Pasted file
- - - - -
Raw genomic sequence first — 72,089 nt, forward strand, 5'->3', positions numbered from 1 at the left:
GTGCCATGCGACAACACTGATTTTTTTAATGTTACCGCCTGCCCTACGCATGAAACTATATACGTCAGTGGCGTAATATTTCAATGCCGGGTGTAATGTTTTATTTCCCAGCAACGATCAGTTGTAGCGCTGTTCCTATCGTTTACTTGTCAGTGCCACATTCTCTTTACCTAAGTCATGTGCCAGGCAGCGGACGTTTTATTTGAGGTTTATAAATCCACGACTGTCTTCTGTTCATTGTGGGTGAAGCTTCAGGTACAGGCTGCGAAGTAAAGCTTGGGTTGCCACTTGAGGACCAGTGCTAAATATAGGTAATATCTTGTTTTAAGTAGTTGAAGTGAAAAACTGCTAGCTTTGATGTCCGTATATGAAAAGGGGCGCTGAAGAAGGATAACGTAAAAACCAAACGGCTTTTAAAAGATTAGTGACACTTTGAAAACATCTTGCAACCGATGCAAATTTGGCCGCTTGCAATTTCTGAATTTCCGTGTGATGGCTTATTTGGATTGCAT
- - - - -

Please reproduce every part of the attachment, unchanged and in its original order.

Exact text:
Raw genomic sequence first — 72,089 nt, forward strand, 5'->3', positions numbered from 1 at the left:
GTGCCATGCGACAACACTGATTTTTTTAATGTTACCGCCTGCCCTACGCATGAAACTATATACGTCAGTGGCGTAATATTTCAATGCCGGGTGTAATGTTTTATTTCCCAGCAACGATCAGTTGTAGCGCTGTTCCTATCGTTTACTTGTCAGTGCCACATTCTCTTTACCTAAGTCATGTGCCAGGCAGCGGACGTTTTATTTGAGGTTTATAAATCCACGACTGTCTTCTGTTCATTGTGGGTGAAGCTTCAGGTACAGGCTGCGAAGTAAAGCTTGGGTTGCCACTTGAGGACCAGTGCTAAATATAGGTAATATCTTGTTTTAAGTAGTTGAAGTGAAAAACTGCTAGCTTTGATGTCCGTATATGAAAAGGGGCGCTGAAGAAGGATAACGTAAAAACCAAACGGCTTTTAAAAGATTAGTGACACTTTGAAAACATCTTGCAACCGATGCAAATTTGGCCGCTTGCAATTTCTGAATTTCCGTGTGATGGCTTATTTGGATTGCAT